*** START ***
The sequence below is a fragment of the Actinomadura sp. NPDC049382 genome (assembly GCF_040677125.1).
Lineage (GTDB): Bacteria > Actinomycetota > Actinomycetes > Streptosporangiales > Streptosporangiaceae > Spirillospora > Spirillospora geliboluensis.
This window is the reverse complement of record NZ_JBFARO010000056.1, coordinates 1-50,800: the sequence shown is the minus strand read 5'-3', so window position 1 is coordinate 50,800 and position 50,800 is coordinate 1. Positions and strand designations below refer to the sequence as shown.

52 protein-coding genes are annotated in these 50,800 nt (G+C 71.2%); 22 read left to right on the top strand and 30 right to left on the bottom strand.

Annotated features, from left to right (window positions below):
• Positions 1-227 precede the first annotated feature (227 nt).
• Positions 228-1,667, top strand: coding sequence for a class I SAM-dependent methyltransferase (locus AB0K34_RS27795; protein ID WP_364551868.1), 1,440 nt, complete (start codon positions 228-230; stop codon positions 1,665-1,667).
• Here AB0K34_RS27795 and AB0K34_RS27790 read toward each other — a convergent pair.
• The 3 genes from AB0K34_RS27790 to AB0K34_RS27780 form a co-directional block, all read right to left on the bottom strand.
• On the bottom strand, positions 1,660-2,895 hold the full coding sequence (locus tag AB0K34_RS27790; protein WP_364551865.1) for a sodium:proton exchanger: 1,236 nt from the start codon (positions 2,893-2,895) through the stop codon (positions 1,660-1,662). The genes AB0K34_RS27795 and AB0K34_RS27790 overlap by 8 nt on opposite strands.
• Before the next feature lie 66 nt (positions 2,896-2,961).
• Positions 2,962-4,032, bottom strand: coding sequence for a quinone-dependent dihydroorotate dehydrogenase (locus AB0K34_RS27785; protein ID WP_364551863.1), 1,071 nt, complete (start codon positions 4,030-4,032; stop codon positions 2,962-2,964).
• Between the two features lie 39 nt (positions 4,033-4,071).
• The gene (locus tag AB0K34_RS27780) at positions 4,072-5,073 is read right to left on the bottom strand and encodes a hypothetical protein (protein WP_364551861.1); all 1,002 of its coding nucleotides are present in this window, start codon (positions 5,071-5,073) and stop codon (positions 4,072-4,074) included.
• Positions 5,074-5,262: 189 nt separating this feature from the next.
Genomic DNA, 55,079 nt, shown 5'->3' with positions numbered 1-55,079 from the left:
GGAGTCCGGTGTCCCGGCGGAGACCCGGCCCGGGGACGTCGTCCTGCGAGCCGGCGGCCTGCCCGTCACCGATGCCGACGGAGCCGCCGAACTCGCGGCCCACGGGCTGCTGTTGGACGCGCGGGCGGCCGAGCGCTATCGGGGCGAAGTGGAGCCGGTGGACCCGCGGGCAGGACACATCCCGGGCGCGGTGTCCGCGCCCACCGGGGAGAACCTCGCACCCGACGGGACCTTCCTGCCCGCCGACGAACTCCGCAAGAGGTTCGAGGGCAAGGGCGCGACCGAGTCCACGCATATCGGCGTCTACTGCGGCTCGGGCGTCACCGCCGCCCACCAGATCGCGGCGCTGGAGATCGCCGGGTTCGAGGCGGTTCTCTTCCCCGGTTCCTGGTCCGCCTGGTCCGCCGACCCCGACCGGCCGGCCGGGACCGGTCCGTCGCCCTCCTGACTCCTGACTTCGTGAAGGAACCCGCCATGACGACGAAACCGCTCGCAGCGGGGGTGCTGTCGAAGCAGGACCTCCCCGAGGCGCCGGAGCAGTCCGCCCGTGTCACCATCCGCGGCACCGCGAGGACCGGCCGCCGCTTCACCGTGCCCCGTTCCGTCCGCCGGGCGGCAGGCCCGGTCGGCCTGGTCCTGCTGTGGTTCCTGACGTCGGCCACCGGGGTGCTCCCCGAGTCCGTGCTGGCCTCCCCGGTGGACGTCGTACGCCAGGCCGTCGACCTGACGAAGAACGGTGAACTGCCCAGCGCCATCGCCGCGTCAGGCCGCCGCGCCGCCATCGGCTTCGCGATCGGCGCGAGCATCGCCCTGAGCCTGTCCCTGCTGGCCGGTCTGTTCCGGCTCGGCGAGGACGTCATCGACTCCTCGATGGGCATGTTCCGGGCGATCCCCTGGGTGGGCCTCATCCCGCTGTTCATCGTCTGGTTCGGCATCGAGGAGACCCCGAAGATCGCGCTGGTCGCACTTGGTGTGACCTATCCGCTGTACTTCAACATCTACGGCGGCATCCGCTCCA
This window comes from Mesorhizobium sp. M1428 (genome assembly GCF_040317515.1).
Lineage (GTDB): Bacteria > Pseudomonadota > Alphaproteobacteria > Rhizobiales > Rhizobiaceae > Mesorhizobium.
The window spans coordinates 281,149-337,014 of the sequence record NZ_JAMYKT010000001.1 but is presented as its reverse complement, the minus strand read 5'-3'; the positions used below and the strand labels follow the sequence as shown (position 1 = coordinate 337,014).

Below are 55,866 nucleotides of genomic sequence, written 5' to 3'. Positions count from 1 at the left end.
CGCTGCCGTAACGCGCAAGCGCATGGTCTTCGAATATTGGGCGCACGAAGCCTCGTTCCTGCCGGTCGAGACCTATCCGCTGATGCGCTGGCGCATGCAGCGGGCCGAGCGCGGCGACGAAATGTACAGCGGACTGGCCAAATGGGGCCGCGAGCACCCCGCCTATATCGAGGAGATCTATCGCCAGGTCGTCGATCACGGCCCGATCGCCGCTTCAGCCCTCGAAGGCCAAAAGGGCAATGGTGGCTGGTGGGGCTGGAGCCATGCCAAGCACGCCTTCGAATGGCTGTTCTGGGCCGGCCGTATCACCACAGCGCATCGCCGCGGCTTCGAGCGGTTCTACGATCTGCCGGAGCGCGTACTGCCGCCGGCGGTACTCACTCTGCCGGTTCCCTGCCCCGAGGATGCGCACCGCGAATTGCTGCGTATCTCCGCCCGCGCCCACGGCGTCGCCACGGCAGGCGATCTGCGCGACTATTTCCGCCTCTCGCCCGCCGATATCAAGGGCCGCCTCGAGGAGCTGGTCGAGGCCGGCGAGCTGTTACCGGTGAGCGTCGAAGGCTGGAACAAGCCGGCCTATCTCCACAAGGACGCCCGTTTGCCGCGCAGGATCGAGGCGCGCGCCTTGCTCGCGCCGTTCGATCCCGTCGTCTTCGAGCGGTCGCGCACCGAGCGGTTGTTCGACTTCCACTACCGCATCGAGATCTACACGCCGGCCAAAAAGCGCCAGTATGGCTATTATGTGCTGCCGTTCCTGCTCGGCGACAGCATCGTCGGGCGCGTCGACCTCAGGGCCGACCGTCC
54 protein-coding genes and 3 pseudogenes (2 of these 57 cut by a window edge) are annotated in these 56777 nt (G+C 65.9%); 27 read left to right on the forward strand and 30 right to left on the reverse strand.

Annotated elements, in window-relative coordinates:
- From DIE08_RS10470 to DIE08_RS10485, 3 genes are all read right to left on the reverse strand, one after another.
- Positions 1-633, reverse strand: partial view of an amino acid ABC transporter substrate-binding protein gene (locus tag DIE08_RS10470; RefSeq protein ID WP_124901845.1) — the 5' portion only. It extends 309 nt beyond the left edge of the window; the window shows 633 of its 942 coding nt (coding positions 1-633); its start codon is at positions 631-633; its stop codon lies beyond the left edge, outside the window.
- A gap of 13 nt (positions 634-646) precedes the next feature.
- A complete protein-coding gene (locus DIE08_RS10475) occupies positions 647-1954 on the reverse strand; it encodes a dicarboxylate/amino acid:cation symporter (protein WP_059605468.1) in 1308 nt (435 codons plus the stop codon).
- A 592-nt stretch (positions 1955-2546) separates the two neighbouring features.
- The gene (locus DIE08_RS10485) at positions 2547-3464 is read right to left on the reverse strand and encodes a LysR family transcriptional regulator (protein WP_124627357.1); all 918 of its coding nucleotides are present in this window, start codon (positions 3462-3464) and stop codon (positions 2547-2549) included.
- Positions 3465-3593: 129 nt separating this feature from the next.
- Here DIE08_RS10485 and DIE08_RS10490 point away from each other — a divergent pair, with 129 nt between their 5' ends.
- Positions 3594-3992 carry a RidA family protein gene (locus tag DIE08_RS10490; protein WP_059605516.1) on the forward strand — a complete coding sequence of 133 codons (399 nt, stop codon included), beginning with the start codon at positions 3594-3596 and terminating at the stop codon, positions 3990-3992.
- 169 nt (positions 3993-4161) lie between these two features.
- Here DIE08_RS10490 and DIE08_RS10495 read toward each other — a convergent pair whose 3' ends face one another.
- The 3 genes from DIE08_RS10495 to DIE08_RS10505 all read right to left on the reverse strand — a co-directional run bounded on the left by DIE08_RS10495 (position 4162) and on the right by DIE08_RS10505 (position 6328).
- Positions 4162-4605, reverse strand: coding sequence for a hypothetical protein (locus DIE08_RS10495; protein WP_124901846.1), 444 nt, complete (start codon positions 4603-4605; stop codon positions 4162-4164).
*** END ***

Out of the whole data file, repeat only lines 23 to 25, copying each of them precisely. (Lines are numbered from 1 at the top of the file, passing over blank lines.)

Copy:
54 protein-coding genes and 3 pseudogenes (2 of these 57 cut by a window edge) are annotated in these 56777 nt (G+C 65.9%); 27 read left to right on the forward strand and 30 right to left on the reverse strand.

Annotated elements, in window-relative coordinates:
- From DIE08_RS10470 to DIE08_RS10485, 3 genes are all read right to left on the reverse strand, one after another.